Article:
NOAA releases Winter 2021/22 Outlook: How much cold and snow this year for Virginia

Weather

ROANOKE, Va. (WFXR) — Winter is approaching, and the National Oceanic and Atmospheric Administration’s (NOAA) Climate Prediction Center has released its winter weather outlook for the 2021-2022 season.

According to NOAA’s outlook, the southern tier of the U.S. and the East Coast will likely notice warmer-than-average temperatures this winter. Below-average temperatures are favored for the Pacific Northwest.

(Image: Courtesy National Oceanic and Atmospheric Administration)

The U.S. Precipitation Outlook map shows wetter-than-average conditions are most likely in parts of the Pacific Northwest, Great Lakes, and Ohio Valley. Drier-than-average conditions are favored in the Southwest and the Southeast.

(Image: Courtesy National Oceanic and Atmospheric Administration)

Overall, this outlook spells out warmer-than-average temperatures for much of the Commonwealth this winter. However, equal chances for below-, near- or above-average precipitation is expected in Virginia during the winter months.

The warmer-than-average temperatures hint that we could see more icy or rain events in Southwest Virginia this winter. Snow will still have the chance to develop under the right circumstances.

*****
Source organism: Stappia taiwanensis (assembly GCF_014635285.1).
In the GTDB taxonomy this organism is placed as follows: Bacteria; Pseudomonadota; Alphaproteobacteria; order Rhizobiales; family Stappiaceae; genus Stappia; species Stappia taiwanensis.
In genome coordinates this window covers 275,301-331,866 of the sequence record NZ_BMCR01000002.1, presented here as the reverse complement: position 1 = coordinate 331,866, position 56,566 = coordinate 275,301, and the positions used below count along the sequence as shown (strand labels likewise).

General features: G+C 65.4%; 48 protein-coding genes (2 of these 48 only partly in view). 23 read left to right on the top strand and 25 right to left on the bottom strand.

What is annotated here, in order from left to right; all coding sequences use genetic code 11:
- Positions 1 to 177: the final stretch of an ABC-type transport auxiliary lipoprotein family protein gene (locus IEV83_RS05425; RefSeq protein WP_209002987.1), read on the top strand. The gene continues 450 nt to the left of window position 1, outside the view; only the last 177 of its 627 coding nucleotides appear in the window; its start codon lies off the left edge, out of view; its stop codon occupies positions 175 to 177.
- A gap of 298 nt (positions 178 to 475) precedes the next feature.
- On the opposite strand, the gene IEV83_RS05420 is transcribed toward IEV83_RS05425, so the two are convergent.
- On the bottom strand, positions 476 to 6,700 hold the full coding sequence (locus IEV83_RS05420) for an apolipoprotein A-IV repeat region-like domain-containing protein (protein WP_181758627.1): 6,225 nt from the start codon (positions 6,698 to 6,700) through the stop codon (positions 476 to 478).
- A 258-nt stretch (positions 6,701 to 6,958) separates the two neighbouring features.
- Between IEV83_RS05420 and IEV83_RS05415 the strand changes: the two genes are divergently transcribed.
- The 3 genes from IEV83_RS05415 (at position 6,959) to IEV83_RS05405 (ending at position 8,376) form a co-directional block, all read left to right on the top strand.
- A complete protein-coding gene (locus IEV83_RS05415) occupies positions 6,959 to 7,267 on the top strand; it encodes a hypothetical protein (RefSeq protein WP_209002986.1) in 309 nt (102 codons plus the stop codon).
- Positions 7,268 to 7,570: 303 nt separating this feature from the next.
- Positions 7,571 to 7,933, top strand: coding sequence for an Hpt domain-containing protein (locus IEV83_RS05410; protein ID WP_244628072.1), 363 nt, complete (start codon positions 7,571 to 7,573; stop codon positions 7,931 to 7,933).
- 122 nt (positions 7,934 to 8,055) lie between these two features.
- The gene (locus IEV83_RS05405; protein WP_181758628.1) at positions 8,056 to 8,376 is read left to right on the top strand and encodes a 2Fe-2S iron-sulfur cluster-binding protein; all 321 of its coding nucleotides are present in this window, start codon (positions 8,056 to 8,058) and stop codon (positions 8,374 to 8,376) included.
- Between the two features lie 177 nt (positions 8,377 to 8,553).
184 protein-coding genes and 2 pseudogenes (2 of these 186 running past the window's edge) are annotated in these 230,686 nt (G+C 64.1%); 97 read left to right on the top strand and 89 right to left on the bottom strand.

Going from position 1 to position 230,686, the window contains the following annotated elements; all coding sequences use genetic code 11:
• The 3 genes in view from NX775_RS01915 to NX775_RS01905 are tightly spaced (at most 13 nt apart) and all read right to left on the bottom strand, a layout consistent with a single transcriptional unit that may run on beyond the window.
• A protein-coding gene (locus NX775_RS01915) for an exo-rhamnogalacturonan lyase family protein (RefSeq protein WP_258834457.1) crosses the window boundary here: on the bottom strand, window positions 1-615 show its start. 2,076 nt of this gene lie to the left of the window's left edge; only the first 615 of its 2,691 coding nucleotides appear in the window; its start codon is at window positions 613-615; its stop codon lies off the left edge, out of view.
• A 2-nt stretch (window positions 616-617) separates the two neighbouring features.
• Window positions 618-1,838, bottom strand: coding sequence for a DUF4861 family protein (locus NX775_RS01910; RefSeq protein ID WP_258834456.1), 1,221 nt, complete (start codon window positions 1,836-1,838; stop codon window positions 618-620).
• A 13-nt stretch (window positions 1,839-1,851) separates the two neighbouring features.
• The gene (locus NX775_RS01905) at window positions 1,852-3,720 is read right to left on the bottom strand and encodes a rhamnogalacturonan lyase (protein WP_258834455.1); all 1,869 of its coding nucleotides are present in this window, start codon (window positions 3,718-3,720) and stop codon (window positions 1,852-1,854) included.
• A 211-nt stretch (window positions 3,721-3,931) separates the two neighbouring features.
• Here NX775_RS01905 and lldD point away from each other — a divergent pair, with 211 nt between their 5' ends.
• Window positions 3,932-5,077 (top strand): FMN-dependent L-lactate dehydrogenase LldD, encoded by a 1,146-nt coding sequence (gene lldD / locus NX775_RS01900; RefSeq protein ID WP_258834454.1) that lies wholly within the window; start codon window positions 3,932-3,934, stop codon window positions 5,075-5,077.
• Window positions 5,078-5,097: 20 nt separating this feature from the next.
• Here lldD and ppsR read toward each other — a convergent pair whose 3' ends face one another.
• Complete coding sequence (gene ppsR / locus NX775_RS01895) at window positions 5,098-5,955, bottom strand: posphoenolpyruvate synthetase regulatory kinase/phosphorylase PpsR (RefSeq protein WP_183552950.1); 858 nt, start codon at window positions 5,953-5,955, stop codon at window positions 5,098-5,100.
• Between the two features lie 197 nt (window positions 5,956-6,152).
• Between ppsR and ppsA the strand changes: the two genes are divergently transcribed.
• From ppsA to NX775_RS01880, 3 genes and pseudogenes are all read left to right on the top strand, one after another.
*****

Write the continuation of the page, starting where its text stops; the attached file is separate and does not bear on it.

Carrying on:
“Consistent with typical La Nina conditions during winter months, we anticipate below-normal temperatures along portions of the northern tier of the U.S. while much of the South experiences above-normal temperatures,” said Jon Gottschalck, chief, Operational Prediction Branch, NOAA’s Climate Prediction Center. “The Southwest will certainly remain a region of concern as we anticipate below-normal precipitation where drought conditions continue in most areas.”

The seasonal outlook looks at temperature and precipitation trends between December 2021 through February 2022. NOAA says the outlook does not project seasonal snowfall accumulations as snow forecasts are generally not predictable more than a week in advance. 

The emerging La Niña weather pattern plays a part in this year’s winter outlook. A La Niña phase is characterized by cool sea surface temperatures in the Pacific Ocean that impact weather patterns in North America. This will likely be the second year in a row that the U.S. will experience a La Niña winter.

It’s important to keep in mind that these winter outlooks are long-range forecasts which rely on large-scale weather patterns and oscillations. Day-to-day forecasts tend to offer more accuracy. The WFXR Pinpoint Weather Team will continue to bring you the latest weather updates as we enter the winter season.

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